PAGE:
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Mar 19, 2008 12:02 PM

Top Chef Episode #2

Looks like this will be one at the Chicago zoo.
Maybe animal themes!?! :)

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  1. I got the impression that they might be cooking food for the tigers or cooking food with the pressure of tigers in the kitchen??

    1. It looks from the ads that they're in the Lincoln Park Zoo lion house. Until a couple of years ago they used to hold the Winter farmers market there. Just imagine perusing vegetables and whatnot while the great cats prowled and roared behind the stands. Pretty neat and occasionally terrifying for any youngsters in tow.

      1 Reply
      1. re: aelph

        crazy ads!

        They made it look like they were serving food in the lion house. Oh well, they *were* at Lincoln Park Zoo.

      2. Thought that Dale's swearing was totally inappropriate at Judges table. Its one thing in the kitchen, which I can handle but his swearing in front of the people that can send them home, was just horrible. He's totally annoying, a big whiner and it was rather pervasive throughout the entire episode, just seems bitter..

        10 Replies
        1. re: Xericx

          i was really pi$$ed that Dale tried to throw Niki under the bus, especially when he was the one who added the Pecorino cheese to the already ailing stuffed mushrooms. If I'd been judging, I would have been tempted to send him home for that stunt, or for sure to call him out for it. that was so wrong.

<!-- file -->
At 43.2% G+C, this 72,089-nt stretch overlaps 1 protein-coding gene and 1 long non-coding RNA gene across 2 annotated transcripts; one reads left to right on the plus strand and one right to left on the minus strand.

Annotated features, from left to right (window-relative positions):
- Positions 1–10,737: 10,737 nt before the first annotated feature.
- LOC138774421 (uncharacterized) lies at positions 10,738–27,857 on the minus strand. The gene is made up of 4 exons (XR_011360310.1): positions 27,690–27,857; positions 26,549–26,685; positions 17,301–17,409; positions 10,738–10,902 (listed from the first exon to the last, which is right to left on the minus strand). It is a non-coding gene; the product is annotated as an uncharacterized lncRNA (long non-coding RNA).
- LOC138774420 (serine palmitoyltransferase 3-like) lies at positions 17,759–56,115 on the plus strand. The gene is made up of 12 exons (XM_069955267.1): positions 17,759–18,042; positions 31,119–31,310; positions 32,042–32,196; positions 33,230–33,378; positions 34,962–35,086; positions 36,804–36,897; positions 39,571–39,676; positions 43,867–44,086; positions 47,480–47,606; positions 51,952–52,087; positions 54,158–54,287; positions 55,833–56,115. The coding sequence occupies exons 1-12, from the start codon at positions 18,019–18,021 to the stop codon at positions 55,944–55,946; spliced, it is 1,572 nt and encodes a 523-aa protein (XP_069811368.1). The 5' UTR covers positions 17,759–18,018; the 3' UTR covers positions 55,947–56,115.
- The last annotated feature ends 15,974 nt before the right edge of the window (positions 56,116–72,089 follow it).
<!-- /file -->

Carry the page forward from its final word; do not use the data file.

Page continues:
1. re: ChefJune

            I was also ticked at Dale for throwing Nikki to the wolves (keeping it in a "zoo theme", of course. <g>) I had hoped to see/hear the judges blast him more for that, but ultimately, it was Nikki's choice to make the mushrooms (didn't someone do that last season and they came out looking dark brown and gross? When will they learn?)

            And after seeing the previews for next week, I'm thinking that Andrew is this season's biggest tool. I can't wait to see in what context he tells the judges "I'm not leaving - this is MY house!"

            There's something about Andrew that bugs me - he seems way too hyper (and not in a Hung concentration sort of way) and there seems to be a huge lack of focus on his part.

              1. re: newhavener07

                I'm more amused than annoyed by Andrew's, uh, twitchiness. He's got a certain Perry Farrell quality that is funny (and yes, pharmaceutical).

                1. re: jeanki

                  Yeah...he seemed a bit "augmented" to me rather than enthusiastic. Compared to the general repose of every other chef.

                  1. re: jeanki

                    I also think he was jumping with excitement at being in the presence of Wylie Dufresne - he nearly fell over when WD pronounced him the winner. It was kind of endearing, TBH.

                2. re: LindaWhit

                  I'm pretty sure Andrew has some form of ADHD.

                  Just joking...sort of...